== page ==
Rates of crime victimisation in young people seeking help for mental health problems

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Individuals who experience mental ill-heath are significantly more likely to be victims of violent and non-violent crime compared to the general population. The key risk factors for crime victimisation in adults with long-standing forms of mental ill-health (including schizophrenia) are substance misuse, unemployment and homelessness. There is little understanding however of the rates and risk factors for crime victimisation in young people with mental health problems. We examined the rates of self-reported crime victimisation in a large cohort study (n=802) of young people aged 12-25 years who were seeking help for mental health problems in Australia. Overall, a quarter of the sample (24.5%; n=190) reported having been the victim of a crime, with 18.4% (n=143) subjected to a violent form of victimisation (e.g. a physical or sexual assault) and 13.9% to non-violent offences (e.g. theft, robbery). Childhood physical or sexual assault occurred in 6.3% (n=48). The rates of violent victimisation did not differ according to gender, however young adult participants (20-25 years) were significantly more likely to have experienced physical or sexual assaults (28.2%) compared to young adolescents aged 12-15 years (6.8%). Multivariate analyses indicate that a range of variables are associated with both general and violent crime victimisation in this population. That approximately 1 in 4 young people seeking help for mental health problems have been victims of crime, including almost 1 in 5 who have suffered violent victimisation, is a sobering finding and warrants further research into the impacts of crime on already psychologically vulnerable people, as well as interventions to prevent or at least minimize such victimisation, especially since the majority of offending occurs more proximal to when young people are seeking help (e.g. rather than in childhood).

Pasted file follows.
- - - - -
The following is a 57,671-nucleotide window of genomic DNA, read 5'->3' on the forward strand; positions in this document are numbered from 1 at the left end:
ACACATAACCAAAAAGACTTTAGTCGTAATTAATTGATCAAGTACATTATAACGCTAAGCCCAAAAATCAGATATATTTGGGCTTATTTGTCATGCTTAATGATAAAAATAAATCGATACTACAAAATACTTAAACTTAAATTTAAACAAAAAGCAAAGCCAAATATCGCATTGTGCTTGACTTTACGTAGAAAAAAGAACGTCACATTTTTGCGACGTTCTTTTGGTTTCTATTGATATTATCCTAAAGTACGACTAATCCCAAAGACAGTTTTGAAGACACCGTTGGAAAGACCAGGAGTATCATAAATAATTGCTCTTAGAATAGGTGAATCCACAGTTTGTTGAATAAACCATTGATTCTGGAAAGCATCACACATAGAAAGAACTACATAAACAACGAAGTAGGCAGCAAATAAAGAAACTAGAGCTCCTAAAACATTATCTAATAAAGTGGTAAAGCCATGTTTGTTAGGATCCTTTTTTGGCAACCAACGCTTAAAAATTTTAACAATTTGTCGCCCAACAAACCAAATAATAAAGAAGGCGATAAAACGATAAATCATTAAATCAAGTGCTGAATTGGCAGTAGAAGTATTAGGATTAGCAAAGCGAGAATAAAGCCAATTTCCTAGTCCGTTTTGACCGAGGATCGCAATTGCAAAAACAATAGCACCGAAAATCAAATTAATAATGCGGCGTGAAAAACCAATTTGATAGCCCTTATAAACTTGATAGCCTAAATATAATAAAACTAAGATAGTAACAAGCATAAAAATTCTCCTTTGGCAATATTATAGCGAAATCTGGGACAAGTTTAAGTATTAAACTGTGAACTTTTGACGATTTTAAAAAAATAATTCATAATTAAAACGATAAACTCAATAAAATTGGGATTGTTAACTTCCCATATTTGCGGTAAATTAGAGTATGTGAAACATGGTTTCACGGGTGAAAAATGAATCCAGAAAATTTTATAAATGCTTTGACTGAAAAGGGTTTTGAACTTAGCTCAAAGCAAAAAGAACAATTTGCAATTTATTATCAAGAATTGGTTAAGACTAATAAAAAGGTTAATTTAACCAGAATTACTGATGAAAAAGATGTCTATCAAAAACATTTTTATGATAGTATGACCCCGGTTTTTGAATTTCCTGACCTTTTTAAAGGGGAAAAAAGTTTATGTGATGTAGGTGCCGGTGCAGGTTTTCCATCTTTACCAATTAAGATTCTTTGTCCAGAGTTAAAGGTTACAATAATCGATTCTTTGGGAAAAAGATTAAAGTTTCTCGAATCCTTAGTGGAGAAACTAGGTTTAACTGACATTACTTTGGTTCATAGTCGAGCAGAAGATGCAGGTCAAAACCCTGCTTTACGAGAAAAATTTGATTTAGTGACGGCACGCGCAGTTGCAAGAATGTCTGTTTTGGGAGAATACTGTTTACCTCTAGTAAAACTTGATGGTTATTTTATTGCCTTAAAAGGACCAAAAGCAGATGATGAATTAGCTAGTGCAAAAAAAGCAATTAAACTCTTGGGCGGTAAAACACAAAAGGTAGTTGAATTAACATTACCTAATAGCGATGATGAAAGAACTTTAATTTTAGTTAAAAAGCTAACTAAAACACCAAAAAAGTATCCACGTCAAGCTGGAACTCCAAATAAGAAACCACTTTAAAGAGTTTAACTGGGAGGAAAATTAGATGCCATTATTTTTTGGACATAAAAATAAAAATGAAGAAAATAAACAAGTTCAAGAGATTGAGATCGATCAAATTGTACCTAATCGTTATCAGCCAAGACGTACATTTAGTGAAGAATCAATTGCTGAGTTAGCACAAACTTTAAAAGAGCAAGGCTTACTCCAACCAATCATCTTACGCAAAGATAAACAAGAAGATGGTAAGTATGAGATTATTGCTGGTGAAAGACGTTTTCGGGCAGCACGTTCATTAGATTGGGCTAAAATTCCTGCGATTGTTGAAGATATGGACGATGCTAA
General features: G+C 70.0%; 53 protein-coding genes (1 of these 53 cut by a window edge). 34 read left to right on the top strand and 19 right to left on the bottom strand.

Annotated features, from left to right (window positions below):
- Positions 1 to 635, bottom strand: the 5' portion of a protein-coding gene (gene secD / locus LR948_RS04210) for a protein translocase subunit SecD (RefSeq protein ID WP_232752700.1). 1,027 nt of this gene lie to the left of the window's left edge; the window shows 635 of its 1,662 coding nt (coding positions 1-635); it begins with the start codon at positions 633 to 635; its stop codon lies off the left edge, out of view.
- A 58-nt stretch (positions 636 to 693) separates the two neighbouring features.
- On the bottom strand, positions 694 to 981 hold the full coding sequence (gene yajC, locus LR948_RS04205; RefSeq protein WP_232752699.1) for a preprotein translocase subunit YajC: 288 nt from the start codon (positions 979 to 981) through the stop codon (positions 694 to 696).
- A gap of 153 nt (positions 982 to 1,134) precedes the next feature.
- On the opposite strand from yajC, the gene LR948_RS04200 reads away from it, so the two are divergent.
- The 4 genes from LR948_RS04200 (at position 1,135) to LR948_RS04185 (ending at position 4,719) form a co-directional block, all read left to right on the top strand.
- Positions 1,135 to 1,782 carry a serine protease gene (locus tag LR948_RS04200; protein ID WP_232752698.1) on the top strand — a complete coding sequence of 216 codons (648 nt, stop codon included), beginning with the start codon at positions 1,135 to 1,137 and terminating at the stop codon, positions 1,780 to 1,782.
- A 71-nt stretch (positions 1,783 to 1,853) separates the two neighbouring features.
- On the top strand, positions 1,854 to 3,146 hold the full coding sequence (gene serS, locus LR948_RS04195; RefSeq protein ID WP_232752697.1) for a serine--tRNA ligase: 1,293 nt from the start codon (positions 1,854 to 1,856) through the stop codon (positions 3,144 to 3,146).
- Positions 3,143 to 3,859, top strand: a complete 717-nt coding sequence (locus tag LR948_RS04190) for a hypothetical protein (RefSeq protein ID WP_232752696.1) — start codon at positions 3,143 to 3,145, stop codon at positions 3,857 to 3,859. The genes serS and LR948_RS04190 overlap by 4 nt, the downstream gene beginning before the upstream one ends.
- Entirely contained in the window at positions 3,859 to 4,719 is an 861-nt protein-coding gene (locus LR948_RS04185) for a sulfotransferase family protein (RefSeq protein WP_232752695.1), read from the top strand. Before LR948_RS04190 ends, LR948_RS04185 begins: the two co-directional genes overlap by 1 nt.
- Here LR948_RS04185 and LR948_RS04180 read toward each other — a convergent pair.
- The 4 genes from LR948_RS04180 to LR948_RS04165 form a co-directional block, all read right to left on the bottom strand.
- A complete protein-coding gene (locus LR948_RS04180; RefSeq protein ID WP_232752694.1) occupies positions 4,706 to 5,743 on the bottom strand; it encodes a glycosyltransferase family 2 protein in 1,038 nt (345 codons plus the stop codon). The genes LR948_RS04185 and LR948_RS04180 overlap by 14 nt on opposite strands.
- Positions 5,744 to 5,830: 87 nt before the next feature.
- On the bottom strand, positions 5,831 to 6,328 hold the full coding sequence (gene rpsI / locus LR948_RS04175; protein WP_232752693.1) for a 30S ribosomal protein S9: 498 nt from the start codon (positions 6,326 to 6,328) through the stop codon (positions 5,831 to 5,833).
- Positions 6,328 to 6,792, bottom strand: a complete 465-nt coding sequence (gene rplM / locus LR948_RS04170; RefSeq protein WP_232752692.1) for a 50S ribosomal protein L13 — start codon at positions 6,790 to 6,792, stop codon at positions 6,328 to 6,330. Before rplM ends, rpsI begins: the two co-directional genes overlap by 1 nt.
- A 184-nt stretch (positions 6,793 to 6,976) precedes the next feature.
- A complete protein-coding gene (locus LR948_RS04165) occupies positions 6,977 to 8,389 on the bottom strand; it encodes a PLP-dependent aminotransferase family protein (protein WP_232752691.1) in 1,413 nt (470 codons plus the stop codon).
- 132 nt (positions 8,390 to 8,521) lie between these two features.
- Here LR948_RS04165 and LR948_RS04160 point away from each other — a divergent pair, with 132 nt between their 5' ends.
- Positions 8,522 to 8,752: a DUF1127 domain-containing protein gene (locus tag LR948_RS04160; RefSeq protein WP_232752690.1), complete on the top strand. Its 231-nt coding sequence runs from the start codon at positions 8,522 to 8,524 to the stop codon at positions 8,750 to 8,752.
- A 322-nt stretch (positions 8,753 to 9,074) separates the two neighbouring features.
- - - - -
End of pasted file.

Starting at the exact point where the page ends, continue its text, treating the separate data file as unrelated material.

Poster First Author: 
Rosemary Purcell
Conference Presented At: 
IAYMH 2015
Poster Date: 
October, 2015
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